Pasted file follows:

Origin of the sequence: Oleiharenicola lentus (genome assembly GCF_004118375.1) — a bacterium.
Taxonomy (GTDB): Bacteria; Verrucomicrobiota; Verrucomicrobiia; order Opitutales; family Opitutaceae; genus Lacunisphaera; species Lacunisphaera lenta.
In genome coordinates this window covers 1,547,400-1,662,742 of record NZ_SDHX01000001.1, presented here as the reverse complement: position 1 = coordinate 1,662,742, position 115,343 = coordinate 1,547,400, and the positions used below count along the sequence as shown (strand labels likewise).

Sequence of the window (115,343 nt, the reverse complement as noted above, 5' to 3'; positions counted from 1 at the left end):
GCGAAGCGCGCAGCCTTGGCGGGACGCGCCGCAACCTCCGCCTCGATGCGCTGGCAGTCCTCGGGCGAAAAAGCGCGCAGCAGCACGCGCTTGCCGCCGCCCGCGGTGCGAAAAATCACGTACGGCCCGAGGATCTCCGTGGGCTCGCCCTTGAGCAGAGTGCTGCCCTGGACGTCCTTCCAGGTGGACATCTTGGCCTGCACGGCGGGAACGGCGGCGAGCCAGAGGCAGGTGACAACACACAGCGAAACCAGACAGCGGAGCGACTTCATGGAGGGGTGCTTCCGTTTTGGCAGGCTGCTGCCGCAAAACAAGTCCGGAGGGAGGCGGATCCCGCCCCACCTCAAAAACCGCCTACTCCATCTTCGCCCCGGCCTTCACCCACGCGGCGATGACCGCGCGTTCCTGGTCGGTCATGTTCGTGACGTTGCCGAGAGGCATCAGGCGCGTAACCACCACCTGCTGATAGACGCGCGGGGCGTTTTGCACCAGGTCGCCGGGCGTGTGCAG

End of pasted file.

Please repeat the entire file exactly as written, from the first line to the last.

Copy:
Origin of the sequence: Oleiharenicola lentus (genome assembly GCF_004118375.1) — a bacterium.
Taxonomy (GTDB): Bacteria; Verrucomicrobiota; Verrucomicrobiia; order Opitutales; family Opitutaceae; genus Lacunisphaera; species Lacunisphaera lenta.
In genome coordinates this window covers 1,547,400-1,662,742 of record NZ_SDHX01000001.1, presented here as the reverse complement: position 1 = coordinate 1,662,742, position 115,343 = coordinate 1,547,400, and the positions used below count along the sequence as shown (strand labels likewise).

Sequence of the window (115,343 nt, the reverse complement as noted above, 5' to 3'; positions counted from 1 at the left end):
GCGAAGCGCGCAGCCTTGGCGGGACGCGCCGCAACCTCCGCCTCGATGCGCTGGCAGTCCTCGGGCGAAAAAGCGCGCAGCAGCACGCGCTTGCCGCCGCCCGCGGTGCGAAAAATCACGTACGGCCCGAGGATCTCCGTGGGCTCGCCCTTGAGCAGAGTGCTGCCCTGGACGTCCTTCCAGGTGGACATCTTGGCCTGCACGGCGGGAACGGCGGCGAGCCAGAGGCAGGTGACAACACACAGCGAAACCAGACAGCGGAGCGACTTCATGGAGGGGTGCTTCCGTTTTGGCAGGCTGCTGCCGCAAAACAAGTCCGGAGGGAGGCGGATCCCGCCCCACCTCAAAAACCGCCTACTCCATCTTCGCCCCGGCCTTCACCCACGCGGCGATGACCGCGCGTTCCTGGTCGGTCATGTTCGTGACGTTGCCGAGAGGCATCAGGCGCGTAACCACCACCTGCTGATAGACGCGCGGGGCGTTTTGCACCAGGTCGCCGGGCGTGTGCAG